Category Archives: Drugs

Mendocino County Marijuana Regulation v. Federal Prohibition

 

A recent episode of This American Life discussed the interaction between federal law, which prohibits marijuana growing; California law, which permits it in limited circumstances; and a Mendocino County regulation that attempted to reconcile the two. 

 

Here is a description of the story: 

 

Under California law, it’s legal to grow marijuana for medicinal purposes if you have a doctor’s recommendation. A few years ago, Mendocino County Sheriff Tom Allman was trying to find a way to deal with the proliferation of marijuana in his county. Allman wanted to spend less time dealing with growers who were growing small, legal amounts, so he could focus on other problems — including criminals who run massive marijuana farms in the Mendocino National Forest. So he came up with a plan to allow the small farmers to grow, if they registered with his office. Growers would pay for little zip-ties they could put around the base of their marijuana plants, and the cops would know to leave them alone. It saved time and generated revenue. Reporter Mary Cuddehe tells the story of how the county and the nation responded to the sheriff’s plan. (18 minutes)

 

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August 26, 2013 · 10:04 pm

The House I Live In

I recently watched “The House I Live In” a documentary about the cost of the War on Drugs. “The House I Live In” won the Grand Jury Prize: Documentary at the Sundance Film Festival. The documentary is available from multiple outlets, including Netflix.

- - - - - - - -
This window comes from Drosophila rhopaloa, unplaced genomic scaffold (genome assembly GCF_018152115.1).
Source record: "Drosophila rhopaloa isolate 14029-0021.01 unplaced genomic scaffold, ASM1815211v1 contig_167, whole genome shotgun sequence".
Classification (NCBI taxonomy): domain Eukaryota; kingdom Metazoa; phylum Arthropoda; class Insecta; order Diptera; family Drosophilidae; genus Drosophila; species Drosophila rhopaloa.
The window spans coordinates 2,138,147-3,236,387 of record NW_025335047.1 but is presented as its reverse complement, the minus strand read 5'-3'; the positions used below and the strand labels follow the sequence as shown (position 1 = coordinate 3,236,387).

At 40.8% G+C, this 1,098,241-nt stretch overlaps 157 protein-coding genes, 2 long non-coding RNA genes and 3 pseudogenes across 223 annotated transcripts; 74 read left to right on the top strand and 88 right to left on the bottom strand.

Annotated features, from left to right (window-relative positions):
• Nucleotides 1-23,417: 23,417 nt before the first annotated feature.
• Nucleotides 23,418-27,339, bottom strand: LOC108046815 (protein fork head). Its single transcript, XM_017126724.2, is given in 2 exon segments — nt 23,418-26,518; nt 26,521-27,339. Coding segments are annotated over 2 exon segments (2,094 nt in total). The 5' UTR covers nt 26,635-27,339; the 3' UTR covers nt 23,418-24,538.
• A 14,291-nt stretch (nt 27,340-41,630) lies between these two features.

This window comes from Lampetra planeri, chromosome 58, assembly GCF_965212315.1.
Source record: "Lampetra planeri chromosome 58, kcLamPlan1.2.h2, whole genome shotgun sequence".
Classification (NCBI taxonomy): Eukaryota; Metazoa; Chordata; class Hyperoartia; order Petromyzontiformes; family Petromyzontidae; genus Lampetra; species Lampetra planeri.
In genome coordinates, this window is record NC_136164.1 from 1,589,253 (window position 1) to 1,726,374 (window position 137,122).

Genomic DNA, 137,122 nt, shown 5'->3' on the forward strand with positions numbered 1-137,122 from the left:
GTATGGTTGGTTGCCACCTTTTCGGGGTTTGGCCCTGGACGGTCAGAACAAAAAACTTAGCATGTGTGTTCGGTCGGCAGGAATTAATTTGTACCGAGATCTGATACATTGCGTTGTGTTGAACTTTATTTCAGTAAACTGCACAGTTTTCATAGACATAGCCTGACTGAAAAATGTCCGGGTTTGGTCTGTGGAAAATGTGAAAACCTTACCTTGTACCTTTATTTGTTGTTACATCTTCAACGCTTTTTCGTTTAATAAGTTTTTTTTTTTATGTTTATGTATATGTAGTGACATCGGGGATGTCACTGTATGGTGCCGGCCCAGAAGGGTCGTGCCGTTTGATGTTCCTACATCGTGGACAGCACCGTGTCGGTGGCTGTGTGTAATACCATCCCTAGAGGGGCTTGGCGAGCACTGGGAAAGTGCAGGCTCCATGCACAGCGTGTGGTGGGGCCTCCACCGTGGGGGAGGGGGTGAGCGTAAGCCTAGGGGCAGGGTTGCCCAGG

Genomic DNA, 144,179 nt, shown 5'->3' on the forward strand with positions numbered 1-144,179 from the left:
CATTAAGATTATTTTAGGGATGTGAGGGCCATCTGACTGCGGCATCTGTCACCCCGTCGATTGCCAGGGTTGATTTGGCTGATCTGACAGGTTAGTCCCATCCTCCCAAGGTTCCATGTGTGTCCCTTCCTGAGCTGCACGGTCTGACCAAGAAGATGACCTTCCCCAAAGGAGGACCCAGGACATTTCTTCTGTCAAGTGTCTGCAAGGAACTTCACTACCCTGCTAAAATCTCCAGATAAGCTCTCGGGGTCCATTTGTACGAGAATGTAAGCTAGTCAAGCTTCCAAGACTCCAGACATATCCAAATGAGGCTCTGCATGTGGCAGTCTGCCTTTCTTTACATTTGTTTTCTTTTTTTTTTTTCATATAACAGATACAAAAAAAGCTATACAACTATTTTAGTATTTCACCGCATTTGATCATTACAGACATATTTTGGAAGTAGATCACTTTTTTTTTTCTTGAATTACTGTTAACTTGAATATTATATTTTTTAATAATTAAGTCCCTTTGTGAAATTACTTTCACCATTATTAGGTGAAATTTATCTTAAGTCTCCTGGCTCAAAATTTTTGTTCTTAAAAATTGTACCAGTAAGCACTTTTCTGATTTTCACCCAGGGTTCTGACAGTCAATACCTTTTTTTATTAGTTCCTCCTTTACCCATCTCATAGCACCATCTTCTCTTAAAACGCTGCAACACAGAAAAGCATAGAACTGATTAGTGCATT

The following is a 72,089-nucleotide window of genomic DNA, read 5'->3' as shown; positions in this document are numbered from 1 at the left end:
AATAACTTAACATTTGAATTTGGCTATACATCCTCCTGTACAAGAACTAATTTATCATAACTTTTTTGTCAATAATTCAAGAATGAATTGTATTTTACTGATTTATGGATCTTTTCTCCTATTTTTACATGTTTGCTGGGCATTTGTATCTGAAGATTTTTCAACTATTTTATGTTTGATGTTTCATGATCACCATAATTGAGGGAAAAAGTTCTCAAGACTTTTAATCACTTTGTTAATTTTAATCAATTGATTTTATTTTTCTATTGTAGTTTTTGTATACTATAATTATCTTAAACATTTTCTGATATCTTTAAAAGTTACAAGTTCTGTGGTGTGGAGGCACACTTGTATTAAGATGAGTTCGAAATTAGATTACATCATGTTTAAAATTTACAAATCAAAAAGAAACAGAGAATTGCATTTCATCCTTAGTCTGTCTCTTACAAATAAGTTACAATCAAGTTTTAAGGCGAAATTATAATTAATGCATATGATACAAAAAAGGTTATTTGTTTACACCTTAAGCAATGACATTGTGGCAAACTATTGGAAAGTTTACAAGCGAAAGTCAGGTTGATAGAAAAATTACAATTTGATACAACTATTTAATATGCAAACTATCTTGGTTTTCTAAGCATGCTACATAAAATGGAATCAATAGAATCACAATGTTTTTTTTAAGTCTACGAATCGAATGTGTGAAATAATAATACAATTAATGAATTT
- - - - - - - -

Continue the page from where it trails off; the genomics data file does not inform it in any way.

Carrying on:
Here is a description of the documentary:

Why We Fight director Eugene Jarecki shifts his focus from the military industrial complex to the War on Drugs in this documentary exploring the risks that prohibition poses to freedom, and the tragedy of addicts being treated as criminals. In the four decades since the War on Drugs commenced, more than 45 millions of addicts have been arrested — and for each one jailed, another family is destroyed. Meanwhile, the prisons in America are growing overcrowded with non-violent criminals, and illegal drugs are still being sold in schoolyards. By examining just where it all went wrong, Jarecki reveals that a solution is possible if we can just find it in ourselves to be compassionate, and see past the decades of paranoia and propaganda.

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August 10, 2013 · 11:17 am

So Weed It Is: Why Dr. Sanjay Gupta Changed His Mind on Marijuana

This Sunday, August 11 at 8PM, CNN will feature a documentary by Dr. Sanjay Gupta, CNN’s Chief Medical Correspondent, titled, “WEED”. In promoting the documentary, Dr. Gupta wrote a commentary explaining why he changed his mind on weed. 

Here is how it begins: 

Over the last year, I have been working on a new documentary called “Weed.” The title “Weed” may sound cavalier, but the content is not. I traveled around the world to interview medical leaders, experts, growers and patients. I spoke candidly to them, asking tough questions. What I found was stunning.

Long before I began this project, I had steadily reviewed the scientific literature on medical marijuana from the United States and thought it was fairly unimpressive. Reading these papers five years ago, it was hard to make a case for medicinal marijuana. I even wrote about this in a TIME magazine article, back in 2009, titled “Why I would Vote No on Pot.”